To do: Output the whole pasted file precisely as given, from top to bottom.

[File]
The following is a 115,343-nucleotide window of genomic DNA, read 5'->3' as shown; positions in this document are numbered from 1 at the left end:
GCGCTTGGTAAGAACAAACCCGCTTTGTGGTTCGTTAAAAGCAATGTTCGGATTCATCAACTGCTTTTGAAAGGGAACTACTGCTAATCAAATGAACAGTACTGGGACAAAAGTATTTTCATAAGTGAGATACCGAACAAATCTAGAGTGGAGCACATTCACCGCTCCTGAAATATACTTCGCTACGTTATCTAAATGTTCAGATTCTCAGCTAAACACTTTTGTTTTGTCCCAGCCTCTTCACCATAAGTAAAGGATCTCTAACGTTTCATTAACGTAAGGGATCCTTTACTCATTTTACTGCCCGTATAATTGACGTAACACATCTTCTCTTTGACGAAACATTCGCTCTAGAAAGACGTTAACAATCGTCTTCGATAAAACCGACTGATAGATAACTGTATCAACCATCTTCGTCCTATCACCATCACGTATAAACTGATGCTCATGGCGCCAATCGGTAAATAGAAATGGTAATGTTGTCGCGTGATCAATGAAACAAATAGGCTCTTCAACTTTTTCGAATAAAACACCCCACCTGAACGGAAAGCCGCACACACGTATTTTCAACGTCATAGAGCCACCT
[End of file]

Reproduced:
The following is a 115,343-nucleotide window of genomic DNA, read 5'->3' as shown; positions in this document are numbered from 1 at the left end:
GCGCTTGGTAAGAACAAACCCGCTTTGTGGTTCGTTAAAAGCAATGTTCGGATTCATCAACTGCTTTTGAAAGGGAACTACTGCTAATCAAATGAACAGTACTGGGACAAAAGTATTTTCATAAGTGAGATACCGAACAAATCTAGAGTGGAGCACATTCACCGCTCCTGAAATATACTTCGCTACGTTATCTAAATGTTCAGATTCTCAGCTAAACACTTTTGTTTTGTCCCAGCCTCTTCACCATAAGTAAAGGATCTCTAACGTTTCATTAACGTAAGGGATCCTTTACTCATTTTACTGCCCGTATAATTGACGTAACACATCTTCTCTTTGACGAAACATTCGCTCTAGAAAGACGTTAACAATCGTCTTCGATAAAACCGACTGATAGATAACTGTATCAACCATCTTCGTCCTATCACCATCACGTATAAACTGATGCTCATGGCGCCAATCGGTAAATAGAAATGGTAATGTTGTCGCGTGATCAATGAAACAAATAGGCTCTTCAACTTTTTCGAATAAAACACCCCACCTGAACGGAAAGCCGCACACACGTATTTTCAACGTCATAGAGCCACCT